John Fund’s Monday column reinforces the point with respect to Kelo that not only are property rights human rights, they are also civil rights.
Martin Luther King III, a former president of the Southern Christian Leadership Conference, says that “eminent domain should only be used for true public projects, not to take from one private owner to give to another wealthier private owner.” In 2001 he joined with the free-market Institute for Justice (which represented the Kelo plaintiffs) to stop the state of Mississippi from uprooting homeowners to make room for a Nissan truck factory. After he compared the state’s actions to “a giant stepping on a grasshopper,” public opposition to the taking mounted. The state finally announced that Nissan had come up with a way to redesign its facility so that the homeowners wouldn’t have to leave.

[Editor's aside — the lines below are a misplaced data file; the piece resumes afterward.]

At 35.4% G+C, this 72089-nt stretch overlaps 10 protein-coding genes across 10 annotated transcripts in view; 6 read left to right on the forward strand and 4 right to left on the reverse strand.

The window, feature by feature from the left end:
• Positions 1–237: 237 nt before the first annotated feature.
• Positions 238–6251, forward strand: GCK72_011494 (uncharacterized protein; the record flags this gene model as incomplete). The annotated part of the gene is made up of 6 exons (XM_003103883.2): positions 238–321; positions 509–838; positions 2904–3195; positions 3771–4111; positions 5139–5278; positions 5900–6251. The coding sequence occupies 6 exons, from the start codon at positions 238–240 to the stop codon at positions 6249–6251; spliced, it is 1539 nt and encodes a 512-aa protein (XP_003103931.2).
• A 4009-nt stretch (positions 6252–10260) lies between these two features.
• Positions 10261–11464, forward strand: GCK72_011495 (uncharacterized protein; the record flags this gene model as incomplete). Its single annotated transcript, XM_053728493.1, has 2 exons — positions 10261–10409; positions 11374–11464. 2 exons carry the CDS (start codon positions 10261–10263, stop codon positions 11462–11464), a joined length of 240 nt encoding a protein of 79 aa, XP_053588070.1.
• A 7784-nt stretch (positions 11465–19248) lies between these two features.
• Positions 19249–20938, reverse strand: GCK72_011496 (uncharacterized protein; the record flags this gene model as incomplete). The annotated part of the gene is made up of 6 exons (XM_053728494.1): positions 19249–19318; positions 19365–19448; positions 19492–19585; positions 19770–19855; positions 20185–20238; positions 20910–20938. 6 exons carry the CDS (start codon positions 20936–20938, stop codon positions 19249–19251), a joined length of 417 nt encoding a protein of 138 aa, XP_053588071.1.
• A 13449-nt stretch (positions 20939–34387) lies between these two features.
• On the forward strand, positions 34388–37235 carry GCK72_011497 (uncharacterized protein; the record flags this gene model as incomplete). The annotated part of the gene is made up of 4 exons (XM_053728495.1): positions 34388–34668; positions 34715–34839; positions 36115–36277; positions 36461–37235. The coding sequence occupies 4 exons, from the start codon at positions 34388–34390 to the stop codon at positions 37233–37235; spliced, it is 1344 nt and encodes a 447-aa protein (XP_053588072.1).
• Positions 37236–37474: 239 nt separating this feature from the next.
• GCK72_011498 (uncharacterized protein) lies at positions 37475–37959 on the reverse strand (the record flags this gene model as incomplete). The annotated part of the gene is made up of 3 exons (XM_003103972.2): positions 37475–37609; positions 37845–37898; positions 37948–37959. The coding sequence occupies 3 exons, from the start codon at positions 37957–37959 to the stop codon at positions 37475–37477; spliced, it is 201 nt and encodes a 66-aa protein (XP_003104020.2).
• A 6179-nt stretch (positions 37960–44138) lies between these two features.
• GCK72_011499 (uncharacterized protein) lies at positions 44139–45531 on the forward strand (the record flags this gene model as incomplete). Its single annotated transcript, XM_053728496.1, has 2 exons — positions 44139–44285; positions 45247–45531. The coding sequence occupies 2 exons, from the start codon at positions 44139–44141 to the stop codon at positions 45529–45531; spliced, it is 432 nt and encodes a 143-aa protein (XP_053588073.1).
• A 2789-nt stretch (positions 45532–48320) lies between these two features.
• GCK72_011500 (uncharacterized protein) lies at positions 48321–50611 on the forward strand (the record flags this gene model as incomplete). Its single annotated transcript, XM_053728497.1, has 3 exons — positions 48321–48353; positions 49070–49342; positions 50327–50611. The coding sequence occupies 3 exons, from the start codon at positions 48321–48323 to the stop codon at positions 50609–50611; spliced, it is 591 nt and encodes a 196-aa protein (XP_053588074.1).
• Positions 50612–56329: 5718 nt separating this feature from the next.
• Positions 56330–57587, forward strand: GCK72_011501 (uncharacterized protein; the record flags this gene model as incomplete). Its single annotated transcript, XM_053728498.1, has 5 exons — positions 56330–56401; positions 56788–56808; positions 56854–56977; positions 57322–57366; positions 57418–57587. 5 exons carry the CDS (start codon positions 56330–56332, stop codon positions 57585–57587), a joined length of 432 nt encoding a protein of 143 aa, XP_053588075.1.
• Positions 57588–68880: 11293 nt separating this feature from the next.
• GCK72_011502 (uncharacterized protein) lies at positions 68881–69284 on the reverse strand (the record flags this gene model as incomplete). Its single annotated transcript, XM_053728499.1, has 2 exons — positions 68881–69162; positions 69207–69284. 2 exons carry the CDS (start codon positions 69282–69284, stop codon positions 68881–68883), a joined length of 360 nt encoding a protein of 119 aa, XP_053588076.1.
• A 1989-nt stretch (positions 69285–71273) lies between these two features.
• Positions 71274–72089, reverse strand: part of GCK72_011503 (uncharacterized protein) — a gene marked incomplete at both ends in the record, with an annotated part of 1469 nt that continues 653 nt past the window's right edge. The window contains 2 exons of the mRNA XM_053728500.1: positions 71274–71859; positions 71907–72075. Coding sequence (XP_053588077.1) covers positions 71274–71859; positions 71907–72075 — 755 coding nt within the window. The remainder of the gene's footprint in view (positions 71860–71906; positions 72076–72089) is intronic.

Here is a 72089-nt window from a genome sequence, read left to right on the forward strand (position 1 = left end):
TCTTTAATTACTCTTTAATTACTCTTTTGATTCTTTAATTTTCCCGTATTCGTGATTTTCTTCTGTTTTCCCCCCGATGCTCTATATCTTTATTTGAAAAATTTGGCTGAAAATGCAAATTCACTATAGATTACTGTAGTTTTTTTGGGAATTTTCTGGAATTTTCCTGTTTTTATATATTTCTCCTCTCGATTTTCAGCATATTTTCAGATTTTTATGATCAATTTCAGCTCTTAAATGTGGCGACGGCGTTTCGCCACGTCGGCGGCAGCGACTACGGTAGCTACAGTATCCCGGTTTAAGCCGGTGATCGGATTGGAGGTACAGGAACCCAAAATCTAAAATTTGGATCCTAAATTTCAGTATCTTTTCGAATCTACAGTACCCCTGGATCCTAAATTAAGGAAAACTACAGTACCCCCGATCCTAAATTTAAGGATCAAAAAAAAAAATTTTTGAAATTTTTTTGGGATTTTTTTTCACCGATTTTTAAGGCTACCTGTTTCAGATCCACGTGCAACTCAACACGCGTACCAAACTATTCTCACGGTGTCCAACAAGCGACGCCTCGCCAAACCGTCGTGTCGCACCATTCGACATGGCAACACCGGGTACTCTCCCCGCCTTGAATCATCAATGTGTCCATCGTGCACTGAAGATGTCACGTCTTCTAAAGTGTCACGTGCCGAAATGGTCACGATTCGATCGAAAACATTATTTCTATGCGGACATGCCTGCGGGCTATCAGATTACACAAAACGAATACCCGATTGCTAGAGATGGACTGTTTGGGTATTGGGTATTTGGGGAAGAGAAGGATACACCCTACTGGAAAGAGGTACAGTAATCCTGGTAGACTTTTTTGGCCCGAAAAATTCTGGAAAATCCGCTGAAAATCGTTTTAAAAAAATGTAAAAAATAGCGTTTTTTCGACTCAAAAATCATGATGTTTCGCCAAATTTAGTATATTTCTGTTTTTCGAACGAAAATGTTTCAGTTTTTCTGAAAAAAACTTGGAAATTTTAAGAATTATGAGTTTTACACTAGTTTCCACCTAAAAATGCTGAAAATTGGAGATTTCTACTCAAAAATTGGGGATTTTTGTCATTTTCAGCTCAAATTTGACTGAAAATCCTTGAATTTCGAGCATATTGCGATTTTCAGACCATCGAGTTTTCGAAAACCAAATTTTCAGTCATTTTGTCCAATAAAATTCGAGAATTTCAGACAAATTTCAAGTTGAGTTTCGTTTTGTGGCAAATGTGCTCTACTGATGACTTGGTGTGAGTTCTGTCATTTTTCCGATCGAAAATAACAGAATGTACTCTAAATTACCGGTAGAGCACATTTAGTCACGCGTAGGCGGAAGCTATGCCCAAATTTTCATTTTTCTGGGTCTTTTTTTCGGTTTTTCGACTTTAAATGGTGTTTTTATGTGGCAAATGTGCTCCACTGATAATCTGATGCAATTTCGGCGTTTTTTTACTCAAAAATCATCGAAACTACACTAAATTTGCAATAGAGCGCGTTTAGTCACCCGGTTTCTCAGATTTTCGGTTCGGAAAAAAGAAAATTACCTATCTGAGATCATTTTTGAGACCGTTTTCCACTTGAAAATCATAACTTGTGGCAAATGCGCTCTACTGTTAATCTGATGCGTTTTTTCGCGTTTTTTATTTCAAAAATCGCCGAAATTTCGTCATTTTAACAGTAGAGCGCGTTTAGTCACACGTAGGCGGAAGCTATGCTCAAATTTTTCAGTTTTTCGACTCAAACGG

The sanctity of property is a natural right, which necessarily makes it pre-political, and the foundation of all other (negatively defined and compossible) rights.